The goal of my project is to inspire, encourage and engage the residents of Bathurst-Finch (Westminster Branson) in reducing the amount of their textile waste going into the landfill. The project will host 2 virtual workshops and in-person activities in May 2023 that will educate residents and build their knowledge and skills in reducing textile waste.

Workshops about why reducing textile waste matters and how each resident can reduce their textile waste footprints
Training in clothing repair, alterations, repurposing and sewing projects
Participating in clothing donation drive or clothing swap event
Pop-up clothing repair by repairers from an established sewing repair hub
Through a combination of mentoring, training and networking opportunities, I wish to avail of the resources and support under the mentorship programme to grow and transition my project into a Sewing Repair Hub in the next 2-3 years.

  • More residents engaging in clothing repair and alteration
  • Trained repairers volunteering their time and skills in altering other residents’ clothes
  • Twice a year clothing donation drive or swap events
  • Supporting residents who can work from home and earn money by enhancing their entrepreneurial skills and providing their own sewing machines.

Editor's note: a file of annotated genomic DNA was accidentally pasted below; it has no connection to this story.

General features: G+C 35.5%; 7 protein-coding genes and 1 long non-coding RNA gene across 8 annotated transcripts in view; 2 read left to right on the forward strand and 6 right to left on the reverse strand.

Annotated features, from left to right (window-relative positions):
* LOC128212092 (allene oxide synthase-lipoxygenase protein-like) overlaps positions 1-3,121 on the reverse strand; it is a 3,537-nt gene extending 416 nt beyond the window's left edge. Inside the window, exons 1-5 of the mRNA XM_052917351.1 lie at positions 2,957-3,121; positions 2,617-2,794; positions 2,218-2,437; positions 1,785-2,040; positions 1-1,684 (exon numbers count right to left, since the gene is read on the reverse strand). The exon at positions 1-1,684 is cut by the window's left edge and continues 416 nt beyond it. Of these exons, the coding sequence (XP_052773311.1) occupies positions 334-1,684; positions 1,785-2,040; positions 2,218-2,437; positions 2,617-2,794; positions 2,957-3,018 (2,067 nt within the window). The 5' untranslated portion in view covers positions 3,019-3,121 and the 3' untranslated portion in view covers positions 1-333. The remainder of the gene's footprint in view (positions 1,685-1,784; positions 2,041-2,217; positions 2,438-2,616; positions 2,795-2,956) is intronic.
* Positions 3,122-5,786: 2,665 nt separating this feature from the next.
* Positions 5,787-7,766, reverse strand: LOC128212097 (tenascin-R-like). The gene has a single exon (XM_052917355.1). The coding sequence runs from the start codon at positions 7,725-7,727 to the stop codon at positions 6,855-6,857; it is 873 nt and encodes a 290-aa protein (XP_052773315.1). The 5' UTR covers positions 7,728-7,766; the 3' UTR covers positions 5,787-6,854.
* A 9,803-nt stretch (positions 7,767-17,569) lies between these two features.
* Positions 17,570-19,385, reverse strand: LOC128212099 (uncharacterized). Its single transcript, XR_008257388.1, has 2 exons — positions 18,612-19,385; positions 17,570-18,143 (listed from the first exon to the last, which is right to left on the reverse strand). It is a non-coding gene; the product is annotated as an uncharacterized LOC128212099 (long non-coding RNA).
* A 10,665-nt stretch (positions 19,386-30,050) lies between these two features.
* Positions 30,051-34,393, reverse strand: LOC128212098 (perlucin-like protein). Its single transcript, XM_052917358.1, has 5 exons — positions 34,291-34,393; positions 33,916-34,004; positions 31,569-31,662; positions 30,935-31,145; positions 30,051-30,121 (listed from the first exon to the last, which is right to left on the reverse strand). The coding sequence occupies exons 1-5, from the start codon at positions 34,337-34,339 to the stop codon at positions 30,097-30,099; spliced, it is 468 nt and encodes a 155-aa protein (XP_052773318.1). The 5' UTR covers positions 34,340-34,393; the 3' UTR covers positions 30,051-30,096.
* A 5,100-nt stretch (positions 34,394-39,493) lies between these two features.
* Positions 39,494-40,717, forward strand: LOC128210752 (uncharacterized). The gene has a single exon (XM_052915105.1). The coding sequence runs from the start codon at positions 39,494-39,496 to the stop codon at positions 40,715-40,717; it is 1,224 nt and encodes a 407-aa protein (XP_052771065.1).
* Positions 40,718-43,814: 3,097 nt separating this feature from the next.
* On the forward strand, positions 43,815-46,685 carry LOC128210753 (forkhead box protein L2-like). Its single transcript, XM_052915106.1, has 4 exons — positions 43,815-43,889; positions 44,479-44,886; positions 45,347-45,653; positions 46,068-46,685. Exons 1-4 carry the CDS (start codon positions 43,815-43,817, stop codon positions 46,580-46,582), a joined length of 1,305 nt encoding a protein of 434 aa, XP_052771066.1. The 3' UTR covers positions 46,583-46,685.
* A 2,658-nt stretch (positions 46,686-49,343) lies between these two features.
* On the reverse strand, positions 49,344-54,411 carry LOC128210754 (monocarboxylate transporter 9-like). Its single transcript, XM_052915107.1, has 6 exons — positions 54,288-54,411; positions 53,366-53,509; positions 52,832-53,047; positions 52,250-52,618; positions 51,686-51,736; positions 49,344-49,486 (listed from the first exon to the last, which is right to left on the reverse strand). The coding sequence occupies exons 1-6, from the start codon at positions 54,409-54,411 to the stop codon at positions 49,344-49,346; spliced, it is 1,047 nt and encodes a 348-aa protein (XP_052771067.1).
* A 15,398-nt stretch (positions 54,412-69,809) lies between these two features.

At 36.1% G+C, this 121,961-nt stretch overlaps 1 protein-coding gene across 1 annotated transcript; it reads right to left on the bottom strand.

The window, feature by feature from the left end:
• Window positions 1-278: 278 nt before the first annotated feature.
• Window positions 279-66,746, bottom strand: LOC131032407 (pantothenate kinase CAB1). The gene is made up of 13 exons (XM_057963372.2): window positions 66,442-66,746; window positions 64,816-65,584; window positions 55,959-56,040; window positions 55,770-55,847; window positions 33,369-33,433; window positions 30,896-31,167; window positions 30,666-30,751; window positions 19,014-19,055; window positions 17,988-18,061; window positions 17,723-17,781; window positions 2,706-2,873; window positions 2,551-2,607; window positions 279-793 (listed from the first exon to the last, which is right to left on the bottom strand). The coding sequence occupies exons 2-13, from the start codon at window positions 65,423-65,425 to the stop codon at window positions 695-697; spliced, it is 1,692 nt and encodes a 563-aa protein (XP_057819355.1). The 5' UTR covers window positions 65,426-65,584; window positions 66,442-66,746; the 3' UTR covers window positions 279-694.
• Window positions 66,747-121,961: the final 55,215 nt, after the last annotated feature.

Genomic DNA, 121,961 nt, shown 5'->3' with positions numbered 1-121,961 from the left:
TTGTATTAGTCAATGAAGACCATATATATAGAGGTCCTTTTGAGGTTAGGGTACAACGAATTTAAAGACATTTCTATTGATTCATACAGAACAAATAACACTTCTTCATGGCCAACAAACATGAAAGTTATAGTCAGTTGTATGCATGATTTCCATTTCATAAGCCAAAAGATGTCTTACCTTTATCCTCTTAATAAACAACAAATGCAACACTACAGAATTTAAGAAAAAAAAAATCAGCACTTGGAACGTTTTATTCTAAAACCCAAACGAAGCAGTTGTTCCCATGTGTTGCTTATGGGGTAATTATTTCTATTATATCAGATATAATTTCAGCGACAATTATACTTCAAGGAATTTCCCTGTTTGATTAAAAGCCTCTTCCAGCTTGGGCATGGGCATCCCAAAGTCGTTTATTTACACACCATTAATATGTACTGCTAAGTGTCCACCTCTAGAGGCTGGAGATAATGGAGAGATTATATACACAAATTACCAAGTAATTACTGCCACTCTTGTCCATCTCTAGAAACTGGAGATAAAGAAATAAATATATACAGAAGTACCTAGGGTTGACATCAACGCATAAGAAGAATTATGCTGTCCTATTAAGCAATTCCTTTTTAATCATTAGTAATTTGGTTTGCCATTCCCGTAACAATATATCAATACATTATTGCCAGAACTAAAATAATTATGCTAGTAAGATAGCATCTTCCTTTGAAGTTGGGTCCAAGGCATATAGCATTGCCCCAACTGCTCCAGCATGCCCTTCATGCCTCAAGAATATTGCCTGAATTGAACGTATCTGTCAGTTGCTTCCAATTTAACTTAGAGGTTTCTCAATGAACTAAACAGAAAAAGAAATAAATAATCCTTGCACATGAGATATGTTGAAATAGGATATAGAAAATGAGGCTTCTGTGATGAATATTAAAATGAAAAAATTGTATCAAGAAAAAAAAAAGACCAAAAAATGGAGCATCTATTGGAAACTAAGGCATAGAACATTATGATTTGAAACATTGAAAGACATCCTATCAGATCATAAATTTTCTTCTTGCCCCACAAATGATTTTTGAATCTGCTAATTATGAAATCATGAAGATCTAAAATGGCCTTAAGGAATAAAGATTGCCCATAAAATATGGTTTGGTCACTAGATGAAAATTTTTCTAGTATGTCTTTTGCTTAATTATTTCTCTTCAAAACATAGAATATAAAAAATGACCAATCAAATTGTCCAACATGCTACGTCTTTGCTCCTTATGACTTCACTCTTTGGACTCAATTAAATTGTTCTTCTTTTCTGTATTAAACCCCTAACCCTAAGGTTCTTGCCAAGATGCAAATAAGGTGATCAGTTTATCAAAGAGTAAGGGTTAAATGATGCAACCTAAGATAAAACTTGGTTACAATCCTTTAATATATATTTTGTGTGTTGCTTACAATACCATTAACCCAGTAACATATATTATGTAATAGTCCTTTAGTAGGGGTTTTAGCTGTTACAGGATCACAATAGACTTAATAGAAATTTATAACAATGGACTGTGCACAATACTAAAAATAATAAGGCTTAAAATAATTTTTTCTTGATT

Since 2019, I have the opportunity of involving myself with various climate change initiatives either as grant applicant/recipient or attendees in various climate change workshops.

  1. Neighbourhood Climate Action Grant program (2019) – lead applicant/recipient – due to Covid restrictions project delivery was rescheduled in 2022 (coordinated/planned for 4 virtual waste workshops and online showcase of videos on taking action on climate change by middle/high school students in North Etobicoke.
  2. Climate Change Climate Fund (North York cluster – 2020) –co-lead the application and planning team member that delivered 4 virtual climate change workshops in Bathurst-Finch neighbourhood. These 2 climate change projects both have reducing textile waste workshop segment and I had the opportunity of coordinating with the sewing hub coordinators of Scadding Court Community Centre in 2020 and Delta Family Resources Centre in 2022. Noticeable, no men attended, only women attended the workshops.